Understanding and living with Sciatica
Sciatica occurs when the sciatic nerve, which runs from the hips to the feet, becomes irritated. Sciatica usually improves and gets better in around 4 to 6 weeks, but it can sometimes last longer. With the help of mobility aids and treatment, sciatica can be manageable and generally pain-free.
What causes sciatica?
Sciatica can be caused by something pressing or rubbing on the sciatic nerve, causing it to become irritated. The main causes of sciatica are:
- a slipped disc (the most common cause) – when a soft cushion of tissue between the bones in your spine pushes out
- spinal stenosis – narrowing of the part of your spine where nerves pass through
- spondylolisthesis – when one of the bones in your spine slips out of position
- a back injury
Living with sciatica
Individuals with sciatica may find that their lower back/bottom, the backs of their legs and feet and toes may feel:
- painful - stabbing, burning or shooting
- tingling like pins and needles
Symptoms of sciatica can often feel worse when moving, sneezing and coughing, and individuals may also have slight back pain.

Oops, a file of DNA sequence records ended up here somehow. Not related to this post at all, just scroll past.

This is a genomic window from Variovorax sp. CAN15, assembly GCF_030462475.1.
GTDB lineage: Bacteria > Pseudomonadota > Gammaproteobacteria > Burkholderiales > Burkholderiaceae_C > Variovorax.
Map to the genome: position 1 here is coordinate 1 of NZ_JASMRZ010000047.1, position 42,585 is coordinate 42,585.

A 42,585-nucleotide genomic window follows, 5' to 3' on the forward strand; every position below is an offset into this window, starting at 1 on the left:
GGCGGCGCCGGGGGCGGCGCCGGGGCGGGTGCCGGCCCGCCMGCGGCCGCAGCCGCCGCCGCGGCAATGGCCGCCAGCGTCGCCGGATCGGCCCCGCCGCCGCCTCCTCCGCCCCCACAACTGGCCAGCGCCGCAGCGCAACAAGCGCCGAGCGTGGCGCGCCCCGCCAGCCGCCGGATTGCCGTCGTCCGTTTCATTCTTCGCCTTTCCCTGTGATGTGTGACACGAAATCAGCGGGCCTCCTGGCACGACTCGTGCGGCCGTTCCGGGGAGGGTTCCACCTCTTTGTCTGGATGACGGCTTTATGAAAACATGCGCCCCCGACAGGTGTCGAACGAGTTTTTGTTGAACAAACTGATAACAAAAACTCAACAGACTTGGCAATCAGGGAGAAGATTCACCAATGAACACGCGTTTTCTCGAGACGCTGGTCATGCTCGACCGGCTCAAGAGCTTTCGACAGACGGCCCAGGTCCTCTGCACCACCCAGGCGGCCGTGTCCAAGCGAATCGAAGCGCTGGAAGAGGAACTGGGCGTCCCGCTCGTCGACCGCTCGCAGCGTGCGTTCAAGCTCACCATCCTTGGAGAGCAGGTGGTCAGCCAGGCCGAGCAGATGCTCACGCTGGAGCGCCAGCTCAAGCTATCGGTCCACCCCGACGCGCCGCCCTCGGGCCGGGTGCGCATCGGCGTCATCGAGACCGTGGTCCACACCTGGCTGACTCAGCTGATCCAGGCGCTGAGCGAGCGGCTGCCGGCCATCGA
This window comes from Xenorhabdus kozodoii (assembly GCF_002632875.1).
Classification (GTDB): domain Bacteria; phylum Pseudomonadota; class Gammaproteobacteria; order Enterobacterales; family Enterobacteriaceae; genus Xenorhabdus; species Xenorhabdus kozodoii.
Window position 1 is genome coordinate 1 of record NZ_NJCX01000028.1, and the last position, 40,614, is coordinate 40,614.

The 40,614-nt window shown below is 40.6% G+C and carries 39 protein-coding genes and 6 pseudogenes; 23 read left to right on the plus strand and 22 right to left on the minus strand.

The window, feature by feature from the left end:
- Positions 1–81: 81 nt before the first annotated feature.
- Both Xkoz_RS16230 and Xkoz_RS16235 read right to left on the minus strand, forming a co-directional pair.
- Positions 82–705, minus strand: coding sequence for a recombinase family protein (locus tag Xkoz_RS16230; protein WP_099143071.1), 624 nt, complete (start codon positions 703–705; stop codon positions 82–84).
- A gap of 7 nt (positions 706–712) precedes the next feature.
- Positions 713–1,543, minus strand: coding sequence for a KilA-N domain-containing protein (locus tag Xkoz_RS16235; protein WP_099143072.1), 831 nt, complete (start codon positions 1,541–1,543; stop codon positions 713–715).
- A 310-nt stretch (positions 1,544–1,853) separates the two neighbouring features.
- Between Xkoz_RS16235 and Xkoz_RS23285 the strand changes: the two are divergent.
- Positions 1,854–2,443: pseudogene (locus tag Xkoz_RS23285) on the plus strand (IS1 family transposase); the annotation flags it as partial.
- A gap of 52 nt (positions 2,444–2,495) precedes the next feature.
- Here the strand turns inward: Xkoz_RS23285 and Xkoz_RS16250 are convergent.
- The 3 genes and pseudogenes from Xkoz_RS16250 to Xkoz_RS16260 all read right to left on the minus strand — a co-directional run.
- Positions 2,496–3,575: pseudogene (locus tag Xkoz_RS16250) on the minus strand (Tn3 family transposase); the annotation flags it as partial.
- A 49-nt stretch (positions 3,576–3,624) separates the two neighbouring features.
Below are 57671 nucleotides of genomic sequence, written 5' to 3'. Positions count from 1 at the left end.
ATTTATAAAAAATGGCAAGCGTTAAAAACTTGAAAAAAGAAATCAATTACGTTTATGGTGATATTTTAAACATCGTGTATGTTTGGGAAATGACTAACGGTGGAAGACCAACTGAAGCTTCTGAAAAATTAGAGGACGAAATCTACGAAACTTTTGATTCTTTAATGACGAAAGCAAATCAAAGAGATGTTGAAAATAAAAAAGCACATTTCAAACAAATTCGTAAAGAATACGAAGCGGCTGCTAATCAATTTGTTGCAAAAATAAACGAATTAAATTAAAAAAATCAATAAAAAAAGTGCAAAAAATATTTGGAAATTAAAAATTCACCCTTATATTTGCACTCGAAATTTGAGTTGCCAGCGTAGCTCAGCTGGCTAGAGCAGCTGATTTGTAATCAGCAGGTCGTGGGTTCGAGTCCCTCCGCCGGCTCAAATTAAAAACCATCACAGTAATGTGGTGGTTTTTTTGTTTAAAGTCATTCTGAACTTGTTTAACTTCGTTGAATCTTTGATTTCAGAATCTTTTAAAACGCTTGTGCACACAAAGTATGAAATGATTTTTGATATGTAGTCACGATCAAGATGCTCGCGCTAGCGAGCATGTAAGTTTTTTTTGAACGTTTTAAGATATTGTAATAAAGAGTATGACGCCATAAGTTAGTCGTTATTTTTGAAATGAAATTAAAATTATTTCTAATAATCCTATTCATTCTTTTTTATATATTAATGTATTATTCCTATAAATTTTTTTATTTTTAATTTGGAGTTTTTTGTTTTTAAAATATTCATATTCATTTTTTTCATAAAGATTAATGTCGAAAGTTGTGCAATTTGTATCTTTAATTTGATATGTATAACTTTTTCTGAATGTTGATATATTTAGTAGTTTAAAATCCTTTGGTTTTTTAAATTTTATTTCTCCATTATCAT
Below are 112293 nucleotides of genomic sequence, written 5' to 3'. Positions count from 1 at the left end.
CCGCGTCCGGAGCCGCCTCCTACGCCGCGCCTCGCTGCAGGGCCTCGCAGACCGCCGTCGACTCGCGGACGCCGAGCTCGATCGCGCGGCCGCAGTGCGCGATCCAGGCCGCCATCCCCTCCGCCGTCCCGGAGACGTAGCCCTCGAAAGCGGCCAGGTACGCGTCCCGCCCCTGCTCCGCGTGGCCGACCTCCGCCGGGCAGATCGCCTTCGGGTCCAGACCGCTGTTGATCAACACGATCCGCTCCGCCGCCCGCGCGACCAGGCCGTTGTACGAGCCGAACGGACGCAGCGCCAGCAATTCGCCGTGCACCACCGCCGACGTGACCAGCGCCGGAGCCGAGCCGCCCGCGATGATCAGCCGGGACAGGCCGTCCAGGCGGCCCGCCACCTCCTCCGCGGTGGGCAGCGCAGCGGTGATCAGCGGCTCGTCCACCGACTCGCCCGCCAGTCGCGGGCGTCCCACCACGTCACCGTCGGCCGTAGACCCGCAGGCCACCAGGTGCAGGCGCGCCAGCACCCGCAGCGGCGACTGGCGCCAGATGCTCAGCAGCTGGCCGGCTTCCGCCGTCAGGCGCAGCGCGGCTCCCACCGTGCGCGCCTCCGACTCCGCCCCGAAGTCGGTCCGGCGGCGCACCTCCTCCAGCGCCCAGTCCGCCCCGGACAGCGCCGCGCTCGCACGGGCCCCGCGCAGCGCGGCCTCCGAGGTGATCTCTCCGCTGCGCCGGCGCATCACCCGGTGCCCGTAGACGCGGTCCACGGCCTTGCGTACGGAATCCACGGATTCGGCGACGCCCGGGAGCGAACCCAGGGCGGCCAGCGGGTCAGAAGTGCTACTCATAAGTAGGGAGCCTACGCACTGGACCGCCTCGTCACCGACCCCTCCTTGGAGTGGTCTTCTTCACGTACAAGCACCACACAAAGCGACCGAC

Treatment for sciatica
Generally, sciatica only lasts for 4 to 6 weeks but can sometimes last longer. Recovery can be sped up by:
- carrying on with normal activities as much as possible
- doing regular back stretches
- starting gentle exercise as soon as you can – anything that gets you moving can help
- holding heat packs to the painful areas – you can buy these from pharmacies
- asking your pharmacist about painkillers that can help
Recent studies also suggest that turmeric can also help with upper and lower back pain.
Sitting or lying down for long periods of time can actually worsen sciatica and slow down recovery, even if moving is painful. Instead of taking paracetamol on its own, ask your pharmacy what painkillers can help, as only paracetamol has little to no effect on back pain or sciatica. Additionally, make sure to use heat packs rather than hot water bottles, as the latter can scold the skin if it’s numb. If it gets worse, see your GP who may advise:
- exercises and stretches
- prescribing painkillers for nerve pain
- physiotherapy including exercise advice and techniques like massage
- psychological support to help you cope with the pain
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